Compare the representation of relationships in the poems

Categories: PoemsRelationship

Compare the representation of relationships in the poems ‘Text’, ‘Forest’, ‘Row’ and ‘Quickdraw’: Rapture is Carol Ann Duffy’s chronological recollection of a previous relationship which lasted 52 weeks; hence the book consisting of 52 poems. The first of the poems stated is ‘Text’ which represents the birth of the relationship as Carol and her lover text each other ‘significant words’.

The poem ‘Forest’ marks the relationship’s transcendence into intimacy as the poem ‘Row’ illustrates the rocky patches of the relationship in which they have an argument and ‘Quickdraw’ is the aftermath of their anger towards each other which leads to a period of dormancy.

The language used in the poems represents the stage in which the relationship is in during the week it correlates with. Repetition emphasises the stage in which the relationship has developed.

‘Text’ uses the repetition of ‘text, text, text’ to illustrate the almost obsession Carol develops as the relationship progresses. Forest uses the repetition of “Kissed, kissed” to emphasise the intimate undertone of the poem, whereas ‘Row’ repeats the words “no kiss, no kiss”; reflecting the deterioration of their relationship as the word ‘kiss’ becomes a symbol of togetherness throughout the book.

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Duffy uses semantic field of nature in ‘Forest’ to reiterate how she feels the relationships progression involving intimacy was as natural to her as “rough bark” or the “loam on [her] bare feet”. The earthen language used such as “the perfume of soil” could be interpreted as Duffy’s appreciation for the world’s beauty heightening after the intimacy she experienced with her lover, represented by the juxtaposition of the words “perfume” and “soil”.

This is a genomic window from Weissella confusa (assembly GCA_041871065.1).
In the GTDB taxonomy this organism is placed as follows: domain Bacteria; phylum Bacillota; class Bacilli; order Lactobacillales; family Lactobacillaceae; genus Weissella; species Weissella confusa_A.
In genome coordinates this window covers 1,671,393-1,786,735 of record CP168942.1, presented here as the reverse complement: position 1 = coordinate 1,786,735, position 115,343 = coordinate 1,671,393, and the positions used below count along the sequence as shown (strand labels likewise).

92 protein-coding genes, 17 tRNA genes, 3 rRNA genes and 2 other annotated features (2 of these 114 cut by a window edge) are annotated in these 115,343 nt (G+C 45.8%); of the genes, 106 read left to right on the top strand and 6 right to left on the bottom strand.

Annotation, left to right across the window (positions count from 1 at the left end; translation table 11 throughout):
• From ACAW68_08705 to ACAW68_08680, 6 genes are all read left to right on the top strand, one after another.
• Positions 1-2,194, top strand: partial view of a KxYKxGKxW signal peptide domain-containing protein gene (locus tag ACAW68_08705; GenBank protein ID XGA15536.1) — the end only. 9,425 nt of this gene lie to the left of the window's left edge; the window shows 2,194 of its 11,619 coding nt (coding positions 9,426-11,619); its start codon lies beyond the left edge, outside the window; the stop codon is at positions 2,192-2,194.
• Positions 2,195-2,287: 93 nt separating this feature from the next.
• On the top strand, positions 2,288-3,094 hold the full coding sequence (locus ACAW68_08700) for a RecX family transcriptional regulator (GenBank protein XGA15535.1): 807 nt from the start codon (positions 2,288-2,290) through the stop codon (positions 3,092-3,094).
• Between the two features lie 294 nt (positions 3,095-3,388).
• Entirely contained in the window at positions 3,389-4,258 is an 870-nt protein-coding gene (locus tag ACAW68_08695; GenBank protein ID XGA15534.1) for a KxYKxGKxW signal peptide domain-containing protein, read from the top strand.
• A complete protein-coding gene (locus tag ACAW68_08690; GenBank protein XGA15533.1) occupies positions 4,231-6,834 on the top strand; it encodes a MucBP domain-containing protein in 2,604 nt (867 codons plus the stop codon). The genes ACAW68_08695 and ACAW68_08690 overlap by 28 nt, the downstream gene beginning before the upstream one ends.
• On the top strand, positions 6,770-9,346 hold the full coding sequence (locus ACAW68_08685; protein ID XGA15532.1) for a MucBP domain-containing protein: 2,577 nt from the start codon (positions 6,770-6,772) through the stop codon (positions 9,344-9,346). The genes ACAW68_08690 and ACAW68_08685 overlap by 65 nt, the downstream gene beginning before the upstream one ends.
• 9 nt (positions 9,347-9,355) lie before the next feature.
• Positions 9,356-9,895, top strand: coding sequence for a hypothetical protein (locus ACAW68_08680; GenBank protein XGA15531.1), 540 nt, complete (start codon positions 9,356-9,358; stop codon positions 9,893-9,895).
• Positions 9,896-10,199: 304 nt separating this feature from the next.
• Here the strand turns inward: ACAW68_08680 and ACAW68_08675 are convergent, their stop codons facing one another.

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Another example would be the description of moon light as “the moon [‘s]…shimmering cloth”.

‘Row’ represents the shift in their relationship from passion and happiness, to the explosiveness of an argument they have. Duffy uses the repetition of the conjunctive “But” to prevent the counterfeiting of a perfect relationship; there were obstacles in her love story also. In ‘Quickdraw’ the extended metaphor of a Western ‘show down’ is used to illustrate the emotional combat between the couple as they text each other after an argument. The semantic field of western cowboy-eque dual is used with “high-noon”, “Last Chance Saloon” and “Sheriff”.

This displays the chaotic state of the relationship as the hyperbole of comparing their argument to a dual to the death, using their mobiles as “guns”, emphasises the “calamity” of the situation. There is also a direct contrast to the poem ‘Text’ in which the mobile phone is tended by Duffy as “an injured bird”, a mechanism of communicating her love to her girlfriend; whereas in ‘Quickdraw’, the mobile phone is used as a weapon of hatred, used to deliver “the silver bullets of your (her lover’s) kiss”.

There is also repetition in ‘Quickdraw’; “take this…and this…and this” reiterating the hurt Duffy experiences when she texts her as she describes it as the receiving of continuous physical blows. Imagery is used rigorously in Rapture to at times exaggerate the state of the relationship but in other times, it is used to symbolise certain aspects of the relationship, an example being passion. One could argue that the continuous reference to rivers and water in the series of poems symbolises the passion in the relationship.

In ‘Forest’, Duffy uses the imagery of water as an innuendo for the relationship strengthening through sex; “You stood, waist deep, in a stream, pulling me in”. Her lover seducing her is described as her “pulling me (Duffy) in”, which could represent the relationship’s growth as she trusts her lover enough to take this leap of faith, “…and so I swam” and allow the relationship to get intimate. The use of water as a motif for passion is again repeated in the poem ‘Row’; “But when we rowed, the room swayed and sank down on its knees”.

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Compare the representation of relationships in the poems. (2020, Jun 01). Retrieved from

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